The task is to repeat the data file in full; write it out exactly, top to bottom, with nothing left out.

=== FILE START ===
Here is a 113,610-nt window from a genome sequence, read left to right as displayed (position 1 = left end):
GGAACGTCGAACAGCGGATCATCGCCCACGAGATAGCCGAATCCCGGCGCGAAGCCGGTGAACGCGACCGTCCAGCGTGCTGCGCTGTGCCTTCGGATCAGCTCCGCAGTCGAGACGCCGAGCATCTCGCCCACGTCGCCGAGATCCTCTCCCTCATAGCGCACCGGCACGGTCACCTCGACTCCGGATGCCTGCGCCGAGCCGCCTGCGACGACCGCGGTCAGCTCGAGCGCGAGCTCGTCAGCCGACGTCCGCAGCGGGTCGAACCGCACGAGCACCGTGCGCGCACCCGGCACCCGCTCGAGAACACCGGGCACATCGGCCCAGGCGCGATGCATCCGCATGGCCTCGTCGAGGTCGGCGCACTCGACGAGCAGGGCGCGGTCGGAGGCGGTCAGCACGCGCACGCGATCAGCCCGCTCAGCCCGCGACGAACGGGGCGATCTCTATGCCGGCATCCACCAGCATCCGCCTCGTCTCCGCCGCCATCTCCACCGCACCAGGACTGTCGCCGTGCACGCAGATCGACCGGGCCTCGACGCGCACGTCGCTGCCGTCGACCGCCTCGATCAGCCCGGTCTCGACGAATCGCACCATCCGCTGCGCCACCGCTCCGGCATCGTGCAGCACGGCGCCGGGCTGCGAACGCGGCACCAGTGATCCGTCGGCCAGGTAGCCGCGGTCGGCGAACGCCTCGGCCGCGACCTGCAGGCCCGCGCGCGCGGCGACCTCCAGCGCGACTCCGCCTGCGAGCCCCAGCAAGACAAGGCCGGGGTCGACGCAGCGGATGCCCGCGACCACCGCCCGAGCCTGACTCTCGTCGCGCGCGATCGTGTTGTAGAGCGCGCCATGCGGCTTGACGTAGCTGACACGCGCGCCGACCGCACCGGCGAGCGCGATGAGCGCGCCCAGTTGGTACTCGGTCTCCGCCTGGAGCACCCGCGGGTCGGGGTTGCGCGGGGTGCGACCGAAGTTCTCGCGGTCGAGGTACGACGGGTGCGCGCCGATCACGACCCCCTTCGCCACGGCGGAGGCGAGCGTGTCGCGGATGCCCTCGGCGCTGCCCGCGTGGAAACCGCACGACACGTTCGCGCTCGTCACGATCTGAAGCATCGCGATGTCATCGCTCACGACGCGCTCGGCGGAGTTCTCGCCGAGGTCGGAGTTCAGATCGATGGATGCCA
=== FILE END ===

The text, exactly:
Here is a 113,610-nt window from a genome sequence, read left to right as displayed (position 1 = left end):
GGAACGTCGAACAGCGGATCATCGCCCACGAGATAGCCGAATCCCGGCGCGAAGCCGGTGAACGCGACCGTCCAGCGTGCTGCGCTGTGCCTTCGGATCAGCTCCGCAGTCGAGACGCCGAGCATCTCGCCCACGTCGCCGAGATCCTCTCCCTCATAGCGCACCGGCACGGTCACCTCGACTCCGGATGCCTGCGCCGAGCCGCCTGCGACGACCGCGGTCAGCTCGAGCGCGAGCTCGTCAGCCGACGTCCGCAGCGGGTCGAACCGCACGAGCACCGTGCGCGCACCCGGCACCCGCTCGAGAACACCGGGCACATCGGCCCAGGCGCGATGCATCCGCATGGCCTCGTCGAGGTCGGCGCACTCGACGAGCAGGGCGCGGTCGGAGGCGGTCAGCACGCGCACGCGATCAGCCCGCTCAGCCCGCGACGAACGGGGCGATCTCTATGCCGGCATCCACCAGCATCCGCCTCGTCTCCGCCGCCATCTCCACCGCACCAGGACTGTCGCCGTGCACGCAGATCGACCGGGCCTCGACGCGCACGTCGCTGCCGTCGACCGCCTCGATCAGCCCGGTCTCGACGAATCGCACCATCCGCTGCGCCACCGCTCCGGCATCGTGCAGCACGGCGCCGGGCTGCGAACGCGGCACCAGTGATCCGTCGGCCAGGTAGCCGCGGTCGGCGAACGCCTCGGCCGCGACCTGCAGGCCCGCGCGCGCGGCGACCTCCAGCGCGACTCCGCCTGCGAGCCCCAGCAAGACAAGGCCGGGGTCGACGCAGCGGATGCCCGCGACCACCGCCCGAGCCTGACTCTCGTCGCGCGCGATCGTGTTGTAGAGCGCGCCATGCGGCTTGACGTAGCTGACACGCGCGCCGACCGCACCGGCGAGCGCGATGAGCGCGCCCAGTTGGTACTCGGTCTCCGCCTGGAGCACCCGCGGGTCGGGGTTGCGCGGGGTGCGACCGAAGTTCTCGCGGTCGAGGTACGACGGGTGCGCGCCGATCACGACCCCCTTCGCCACGGCGGAGGCGAGCGTGTCGCGGATGCCCTCGGCGCTGCCCGCGTGGAAACCGCACGACACGTTCGCGCTCGTCACGATCTGAAGCATCGCGATGTCATCGCTCACGACGCGCTCGGCGGAGTTCTCGCCGAGGTCGGAGTTCAGATCGATGGATGCCA